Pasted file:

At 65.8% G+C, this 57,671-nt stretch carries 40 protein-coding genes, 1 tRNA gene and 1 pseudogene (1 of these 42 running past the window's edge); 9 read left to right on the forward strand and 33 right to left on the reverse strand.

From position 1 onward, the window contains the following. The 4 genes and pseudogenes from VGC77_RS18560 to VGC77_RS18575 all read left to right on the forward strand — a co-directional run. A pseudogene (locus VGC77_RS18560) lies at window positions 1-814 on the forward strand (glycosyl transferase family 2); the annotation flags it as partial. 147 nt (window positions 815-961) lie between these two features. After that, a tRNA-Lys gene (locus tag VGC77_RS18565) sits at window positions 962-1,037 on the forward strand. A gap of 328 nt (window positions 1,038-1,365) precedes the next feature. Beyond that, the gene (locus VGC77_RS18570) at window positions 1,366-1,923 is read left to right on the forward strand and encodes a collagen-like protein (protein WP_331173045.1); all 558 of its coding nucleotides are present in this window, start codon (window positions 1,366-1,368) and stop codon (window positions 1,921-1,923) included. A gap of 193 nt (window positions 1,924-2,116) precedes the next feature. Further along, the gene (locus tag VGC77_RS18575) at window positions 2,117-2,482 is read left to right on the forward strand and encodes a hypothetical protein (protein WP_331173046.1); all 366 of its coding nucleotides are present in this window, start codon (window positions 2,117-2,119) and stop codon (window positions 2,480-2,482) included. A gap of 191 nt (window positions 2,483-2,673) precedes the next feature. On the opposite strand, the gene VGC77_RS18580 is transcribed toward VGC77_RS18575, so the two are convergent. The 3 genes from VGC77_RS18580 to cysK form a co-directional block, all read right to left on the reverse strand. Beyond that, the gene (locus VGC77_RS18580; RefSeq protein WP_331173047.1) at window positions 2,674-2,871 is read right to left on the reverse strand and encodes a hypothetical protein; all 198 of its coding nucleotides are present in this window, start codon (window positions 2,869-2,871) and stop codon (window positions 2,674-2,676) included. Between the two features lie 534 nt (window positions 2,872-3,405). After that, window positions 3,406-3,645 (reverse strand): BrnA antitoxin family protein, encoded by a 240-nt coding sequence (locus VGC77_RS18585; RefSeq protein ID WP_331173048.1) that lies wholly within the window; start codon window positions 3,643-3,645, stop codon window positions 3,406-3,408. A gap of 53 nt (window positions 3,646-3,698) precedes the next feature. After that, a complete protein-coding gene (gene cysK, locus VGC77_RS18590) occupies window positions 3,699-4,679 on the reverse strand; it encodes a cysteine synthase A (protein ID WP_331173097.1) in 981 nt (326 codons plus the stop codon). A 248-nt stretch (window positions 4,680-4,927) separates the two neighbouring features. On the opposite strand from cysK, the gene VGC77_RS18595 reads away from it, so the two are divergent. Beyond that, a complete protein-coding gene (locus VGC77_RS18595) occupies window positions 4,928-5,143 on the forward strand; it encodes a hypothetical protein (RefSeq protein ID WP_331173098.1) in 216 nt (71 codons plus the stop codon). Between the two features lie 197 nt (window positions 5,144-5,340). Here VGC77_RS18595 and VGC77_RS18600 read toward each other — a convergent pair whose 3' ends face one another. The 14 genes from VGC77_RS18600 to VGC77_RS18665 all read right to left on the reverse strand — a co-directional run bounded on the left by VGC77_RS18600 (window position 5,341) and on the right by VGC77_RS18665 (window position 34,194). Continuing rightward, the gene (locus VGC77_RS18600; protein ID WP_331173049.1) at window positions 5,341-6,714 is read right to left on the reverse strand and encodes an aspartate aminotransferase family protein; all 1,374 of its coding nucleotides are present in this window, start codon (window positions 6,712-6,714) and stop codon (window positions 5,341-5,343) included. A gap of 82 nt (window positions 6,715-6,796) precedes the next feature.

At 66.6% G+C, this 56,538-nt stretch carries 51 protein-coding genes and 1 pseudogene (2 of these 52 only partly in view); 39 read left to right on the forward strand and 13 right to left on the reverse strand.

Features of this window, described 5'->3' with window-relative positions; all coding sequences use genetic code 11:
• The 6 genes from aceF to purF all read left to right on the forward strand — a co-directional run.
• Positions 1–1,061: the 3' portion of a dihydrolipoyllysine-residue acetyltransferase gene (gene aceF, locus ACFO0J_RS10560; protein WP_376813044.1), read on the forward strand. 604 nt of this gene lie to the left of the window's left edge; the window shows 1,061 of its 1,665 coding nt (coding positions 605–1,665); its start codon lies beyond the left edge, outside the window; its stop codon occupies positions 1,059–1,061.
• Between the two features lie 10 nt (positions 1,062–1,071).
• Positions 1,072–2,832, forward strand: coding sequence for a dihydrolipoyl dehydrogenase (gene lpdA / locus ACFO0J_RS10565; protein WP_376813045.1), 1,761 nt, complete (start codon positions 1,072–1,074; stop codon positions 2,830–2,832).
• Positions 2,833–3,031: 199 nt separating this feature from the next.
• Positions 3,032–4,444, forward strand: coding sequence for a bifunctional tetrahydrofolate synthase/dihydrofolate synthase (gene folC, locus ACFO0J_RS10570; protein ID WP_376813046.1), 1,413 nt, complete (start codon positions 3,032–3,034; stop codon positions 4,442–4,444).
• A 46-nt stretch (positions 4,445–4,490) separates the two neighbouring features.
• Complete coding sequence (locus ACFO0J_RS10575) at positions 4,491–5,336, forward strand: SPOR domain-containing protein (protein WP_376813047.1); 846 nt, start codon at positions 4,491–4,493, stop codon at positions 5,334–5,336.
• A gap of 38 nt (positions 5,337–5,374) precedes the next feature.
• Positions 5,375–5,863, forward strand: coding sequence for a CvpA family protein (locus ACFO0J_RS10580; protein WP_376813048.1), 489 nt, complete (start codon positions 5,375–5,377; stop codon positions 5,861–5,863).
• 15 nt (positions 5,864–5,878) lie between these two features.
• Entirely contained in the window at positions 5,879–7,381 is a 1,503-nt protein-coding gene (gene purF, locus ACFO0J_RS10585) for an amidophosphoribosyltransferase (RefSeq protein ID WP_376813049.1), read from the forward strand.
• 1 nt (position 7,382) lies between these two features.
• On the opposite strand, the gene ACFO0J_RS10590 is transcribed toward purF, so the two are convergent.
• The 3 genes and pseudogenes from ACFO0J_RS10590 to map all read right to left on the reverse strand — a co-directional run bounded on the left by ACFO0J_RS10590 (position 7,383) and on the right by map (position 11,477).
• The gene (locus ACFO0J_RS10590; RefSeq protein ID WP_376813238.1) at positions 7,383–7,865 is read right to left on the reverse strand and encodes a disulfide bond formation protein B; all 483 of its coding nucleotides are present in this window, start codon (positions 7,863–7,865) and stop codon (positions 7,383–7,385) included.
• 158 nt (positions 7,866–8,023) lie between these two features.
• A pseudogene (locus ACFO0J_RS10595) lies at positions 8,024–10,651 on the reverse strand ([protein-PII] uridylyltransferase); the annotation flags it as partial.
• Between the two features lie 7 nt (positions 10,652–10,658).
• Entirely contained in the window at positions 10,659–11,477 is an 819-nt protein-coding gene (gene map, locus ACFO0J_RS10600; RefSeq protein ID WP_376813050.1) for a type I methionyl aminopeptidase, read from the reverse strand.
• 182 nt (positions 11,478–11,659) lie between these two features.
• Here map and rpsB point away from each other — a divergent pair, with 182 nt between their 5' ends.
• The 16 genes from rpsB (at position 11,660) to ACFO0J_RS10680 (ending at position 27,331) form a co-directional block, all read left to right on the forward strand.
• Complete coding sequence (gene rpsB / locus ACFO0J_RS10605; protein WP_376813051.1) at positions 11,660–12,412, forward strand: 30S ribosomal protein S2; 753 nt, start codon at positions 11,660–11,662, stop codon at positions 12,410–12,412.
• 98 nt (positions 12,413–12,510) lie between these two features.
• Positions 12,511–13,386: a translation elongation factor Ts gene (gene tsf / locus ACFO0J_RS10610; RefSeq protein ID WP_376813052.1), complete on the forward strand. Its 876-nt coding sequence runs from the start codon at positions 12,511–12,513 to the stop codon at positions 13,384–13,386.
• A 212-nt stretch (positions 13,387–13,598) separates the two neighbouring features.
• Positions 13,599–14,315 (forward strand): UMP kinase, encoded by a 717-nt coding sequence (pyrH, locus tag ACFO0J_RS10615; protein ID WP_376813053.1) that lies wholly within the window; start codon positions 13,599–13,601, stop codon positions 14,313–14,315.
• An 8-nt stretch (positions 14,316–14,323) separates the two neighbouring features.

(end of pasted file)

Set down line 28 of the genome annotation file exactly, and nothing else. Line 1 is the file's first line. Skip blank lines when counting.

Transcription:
• Complete coding sequence (gene rpsB / locus ACFO0J_RS10605; protein WP_376813051.1) at positions 11,660–12,412, forward strand: 30S ribosomal protein S2; 753 nt, start codon at positions 11,660–11,662, stop codon at positions 12,410–12,412.